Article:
Yasiin Bey at the Blue Note

Yasiin
Sorry my photo isn’t better. Trying to keep it together, I spilled a glass of water.

Robert Glasper and his band are performing at NYC’s Blue Note for a month’s residency.  The guest performer for October 11-14 was Yasiin Bey, formerly known as Mos Def. For  Saturday night’s performance, some of Yasiin’s lines were familiar. Some were not. His delivery, however, struck me as wholly original. He seemed to sculpt rhymes and rhythms in the air, where they lasted all night. He was emphatic and ecstatic, but more than that, he was intent and serious while creating art in real time. Yassin Bey has perfected his rapport with the energy of a spirit at large.

(An original, outside spirit filling one with artistic energy was once what inspired meant.  But its overuse, often regarding not much, has led it into the awesome muck. Possibly, not too distant from Mark Zuckerberg’s empathy.)

During a pause, the young man next to me asked, was this hip-hop? He wondered, too, why change your name when Mos Def is such a great name? Mos Def is a great stage name, but it conveys none of real-life seriousness of an artist who dares to take his work seriously. Of course, all art depends on being playful. Many people play all their lives and are undeniably artistic. But taking the risky, sky-leap into serious art occurs to very few people, and even then, it demands nerve, commitment, and luck.

At one point, he started “Ms. Fat Booty,” and Anderson.Paak joined him onstage. (A surprise–AP had been sitting in the row below me, among the “cheap seats.” The younger rapper, his voice higher, his intention pure fun, blended, perfectly with Yasiin’s lofty joy.

The show ended with Yasiin’s ecstatic litany starting in contradiction, moving through repetition, in which a word or emphasis is altered in loop until what you hear is something like a koan, or no, original truths. (That’s what I thought, anyway.)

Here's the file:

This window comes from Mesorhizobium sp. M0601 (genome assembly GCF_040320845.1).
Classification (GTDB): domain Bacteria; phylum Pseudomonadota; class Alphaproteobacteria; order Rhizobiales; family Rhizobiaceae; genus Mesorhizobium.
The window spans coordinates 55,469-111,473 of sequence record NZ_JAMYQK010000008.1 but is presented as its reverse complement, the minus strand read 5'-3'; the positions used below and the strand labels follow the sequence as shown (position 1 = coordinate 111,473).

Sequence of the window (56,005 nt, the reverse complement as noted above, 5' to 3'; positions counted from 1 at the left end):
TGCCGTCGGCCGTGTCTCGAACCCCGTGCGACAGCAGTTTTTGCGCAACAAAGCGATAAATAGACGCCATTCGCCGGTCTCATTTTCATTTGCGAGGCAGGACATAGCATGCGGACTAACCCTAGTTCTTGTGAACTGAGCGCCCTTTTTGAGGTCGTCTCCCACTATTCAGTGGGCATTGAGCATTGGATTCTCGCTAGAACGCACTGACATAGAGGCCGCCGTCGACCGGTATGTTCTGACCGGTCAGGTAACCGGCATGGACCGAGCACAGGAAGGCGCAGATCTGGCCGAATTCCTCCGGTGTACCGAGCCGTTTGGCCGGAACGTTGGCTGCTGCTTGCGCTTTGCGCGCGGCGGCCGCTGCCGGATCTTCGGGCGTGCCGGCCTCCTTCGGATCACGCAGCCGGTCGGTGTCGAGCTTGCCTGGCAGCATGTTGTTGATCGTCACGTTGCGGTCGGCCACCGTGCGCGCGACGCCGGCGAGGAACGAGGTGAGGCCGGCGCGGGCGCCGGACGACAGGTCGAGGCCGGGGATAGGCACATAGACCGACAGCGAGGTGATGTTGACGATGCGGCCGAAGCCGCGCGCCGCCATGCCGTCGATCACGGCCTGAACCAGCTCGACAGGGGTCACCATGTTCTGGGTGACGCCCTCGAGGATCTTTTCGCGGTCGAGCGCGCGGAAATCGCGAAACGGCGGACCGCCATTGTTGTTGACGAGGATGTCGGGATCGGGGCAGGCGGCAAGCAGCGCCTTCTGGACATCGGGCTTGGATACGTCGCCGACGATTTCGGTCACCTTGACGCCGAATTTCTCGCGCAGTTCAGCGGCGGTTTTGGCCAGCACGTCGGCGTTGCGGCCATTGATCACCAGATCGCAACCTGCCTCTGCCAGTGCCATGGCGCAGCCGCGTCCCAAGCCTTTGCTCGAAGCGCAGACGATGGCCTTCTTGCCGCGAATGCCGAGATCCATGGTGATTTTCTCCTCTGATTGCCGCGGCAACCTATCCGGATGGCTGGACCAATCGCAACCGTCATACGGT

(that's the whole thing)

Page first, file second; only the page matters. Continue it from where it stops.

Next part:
Yassin Bey’s raspy voice and supreme invocations offered everyone present the “Sun, Moon, and Stars.”

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Virtuoso Timing

arnold

Dan Leo’s This World or Any Other, the perfectly titled Volume Two of the Memoirs of Arnold Schnabel intensifies the stakes and comic timing. The first volume  unfolded at Cape May, New Jersey during several weeks in the summer of 1963. This second volume occurs on the night of August 10. With virtuoso precision, Arnold’s adventures expand and contract in time, toggling between the astonishing and the familiar. Read this memoir and then the first, or vice versa. The same characters reveal new depths and peaks, while several new friends, saints, demons, and provocateurs prey upon Arnold’s unfailing good manners.

Arnold gives his attention, aid, and counsel to eccentrics and barflies, while worrying about his sanity. Yet he also enjoys a few romantic respites with his beautiful, talented, and profoundly level-headed “lady friend,” as she’s called in 1963. Before long, he’s waylaid by a panoply of supernatural errands, prompts to acts of kindness, calls of nature, and pleas to have one more drink with a deity seeking his human aspect. All necessary and all keeping Arnold from his lover. Indicative of 1963, men openly rate women by their appearance. And while the white characters drop by “the Negro bar,” Arnold casually notes the unlikeliness of reciprocal activity. These signs of the times are asides.

The author’s timing as characters drink one beer and then another, and a few Manhattans followed by more beers, reminded me of a first-rate comedian’s. As a teetotaler, I often find drinking scenes to be the same thing all over again. Not here, though! The repetition works because the writer’s timing keeps every round, down to every swallow, humorous.

Freewheeling through portals and considerate while cringing, Arnold’s concessions to have “just one more” are endearing and funny.